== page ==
Texting and driving continues to be major problem in Ohio but teens aren't the biggest culprit

CLEVELAND - Millions of dollars are spent on campaigns to warn people of the dangers of texting and driving. But not everyone who needs to hear the message is listening. Danita Harris spent a day with the Ohio State Highway Patrol to see who is the worst offender of texting and driving.

There are  thousands of victims of texting and driving. Megan Dixon is one of them. She still thinks about the accident that put her in the hospital. "He was getting over to my lane real quick but not paying attention because he was on his phone." says Dixon.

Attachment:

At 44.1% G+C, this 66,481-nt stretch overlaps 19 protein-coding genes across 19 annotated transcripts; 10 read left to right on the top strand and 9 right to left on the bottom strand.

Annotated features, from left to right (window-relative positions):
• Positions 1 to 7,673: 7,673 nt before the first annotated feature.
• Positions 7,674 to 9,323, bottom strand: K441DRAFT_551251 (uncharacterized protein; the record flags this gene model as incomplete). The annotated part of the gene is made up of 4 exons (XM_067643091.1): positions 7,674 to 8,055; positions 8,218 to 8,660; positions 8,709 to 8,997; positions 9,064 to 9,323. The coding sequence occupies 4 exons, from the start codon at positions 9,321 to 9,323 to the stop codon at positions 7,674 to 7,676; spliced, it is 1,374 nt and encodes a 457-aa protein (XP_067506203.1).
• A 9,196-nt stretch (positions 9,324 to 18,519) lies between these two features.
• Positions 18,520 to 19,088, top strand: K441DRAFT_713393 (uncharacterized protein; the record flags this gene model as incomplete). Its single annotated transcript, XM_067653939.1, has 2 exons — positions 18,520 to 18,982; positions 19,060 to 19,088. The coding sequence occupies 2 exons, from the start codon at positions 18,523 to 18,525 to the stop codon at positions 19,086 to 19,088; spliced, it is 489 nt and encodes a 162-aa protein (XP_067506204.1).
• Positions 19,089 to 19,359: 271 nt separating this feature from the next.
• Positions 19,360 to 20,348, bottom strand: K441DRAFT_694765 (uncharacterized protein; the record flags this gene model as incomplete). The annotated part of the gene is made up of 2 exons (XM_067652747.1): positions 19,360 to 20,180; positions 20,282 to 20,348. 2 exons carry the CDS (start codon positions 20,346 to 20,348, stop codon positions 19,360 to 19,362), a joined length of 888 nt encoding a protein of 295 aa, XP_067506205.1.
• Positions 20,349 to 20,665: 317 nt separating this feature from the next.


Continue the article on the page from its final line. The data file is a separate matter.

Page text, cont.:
Megan fractured both oh her knees and hit her face on the steering wheel. The driver was in his 30s and texting his boss.

In Ohio, it's illegal for anyone under 18 to use any electronic wireless communications devices. Age 18 and older it's illegal to write, send or read a text. Harris rode along with Lieutenant Antonio Matos of the Ohio State Highway Patrol to see just how bad the problem is. 

Matos said, "We had almost 3,000 crashes involving distracted driving last year in 2013 and and 16 of those ended up being fatal crashes which is just unacceptable."

In spite of that, Lieutenant Matos believes the message has spread. He says we have to keep educating people and putting that message out.

As for Megan, one driver's decision left her with lasting injuries that changed her life forever. When it comes to texting and driving she says, "I just think it is very pointless and it is a very selfish thing to do."

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